Skipper (butterfly)

From Simple English Wikipedia, the free encyclopedia

Female Essex skipper, Thymelicus lineola
Scientific classification

Latreille, 1809

The skippers are a family of butterflies, the Hesperiidae. They are named after their quick, darting flight.

Skippers used to be classified in their own superfamily, Hesperioidea, because they have their antennae clubs hooked backward like a crochet while the other butterflies have club-like tips to their antennae. Skippers also have generally stockier bodies than regular butterflies, with stronger wing muscles. [1]

Subfamilies[change | change source]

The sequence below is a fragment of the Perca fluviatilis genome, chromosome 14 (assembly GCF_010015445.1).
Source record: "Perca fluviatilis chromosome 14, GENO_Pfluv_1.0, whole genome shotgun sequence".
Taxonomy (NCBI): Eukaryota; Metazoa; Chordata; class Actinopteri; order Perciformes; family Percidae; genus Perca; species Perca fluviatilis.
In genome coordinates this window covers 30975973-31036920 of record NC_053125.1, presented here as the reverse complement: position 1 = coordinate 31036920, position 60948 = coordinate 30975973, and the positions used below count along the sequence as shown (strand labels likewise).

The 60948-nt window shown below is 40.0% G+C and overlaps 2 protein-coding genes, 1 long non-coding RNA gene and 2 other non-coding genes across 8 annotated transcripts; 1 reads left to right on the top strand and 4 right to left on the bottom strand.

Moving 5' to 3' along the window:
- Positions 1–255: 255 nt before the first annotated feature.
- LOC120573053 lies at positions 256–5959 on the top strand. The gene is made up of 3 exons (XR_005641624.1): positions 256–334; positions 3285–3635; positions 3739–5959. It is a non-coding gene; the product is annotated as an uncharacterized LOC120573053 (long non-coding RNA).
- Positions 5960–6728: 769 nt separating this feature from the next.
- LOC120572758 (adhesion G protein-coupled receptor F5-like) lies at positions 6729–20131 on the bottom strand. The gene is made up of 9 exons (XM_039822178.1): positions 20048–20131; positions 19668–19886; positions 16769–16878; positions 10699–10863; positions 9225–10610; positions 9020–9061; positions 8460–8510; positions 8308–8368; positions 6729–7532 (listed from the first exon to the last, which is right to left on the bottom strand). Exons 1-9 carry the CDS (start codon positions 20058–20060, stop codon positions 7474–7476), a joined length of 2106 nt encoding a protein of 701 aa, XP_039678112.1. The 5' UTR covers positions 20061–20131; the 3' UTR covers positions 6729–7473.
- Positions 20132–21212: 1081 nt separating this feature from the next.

There are about 3500 species of skippers.[2] They are usually classified in the following subfamilies:

Many species of skippers look frustratingly alike. For example, some species in the genera Erynnis, Hesperia, and Amblyscirtes cannot currently be distinguished in the field even by experts. The only reliable method of telling them apart involving dissection and examination of the genitalia.

Examples[change | change source]

Examples include:

References[change | change source]

  1. Brower, Andrew V.Z. & Warren, Andrew (April 7, 2008). "Hesperiidae" Archived 2015-09-08 at the Wayback Machine. Tree of Life Web Project. Retrieved December 24, 2009.
  2. Ackery P.R; de Jong R. & Vane-Wright R.I. 1999. "The Butterflies: Hedyloidea, Hesperioidea and Papilionoidae". In: Kristensen N.P. (ed) Handbook of Zoology: A Natural History of the Phyla of the Animal Kingdom. Volume IV Arthropoda: Insecta, Part 35: Lepidoptera, Moths and Butterflies Vol.1: Evolution, Systematics, and Biogeography: 263–300. Walter de Gruyter, Berlin, New York.

Other websites[change | change source]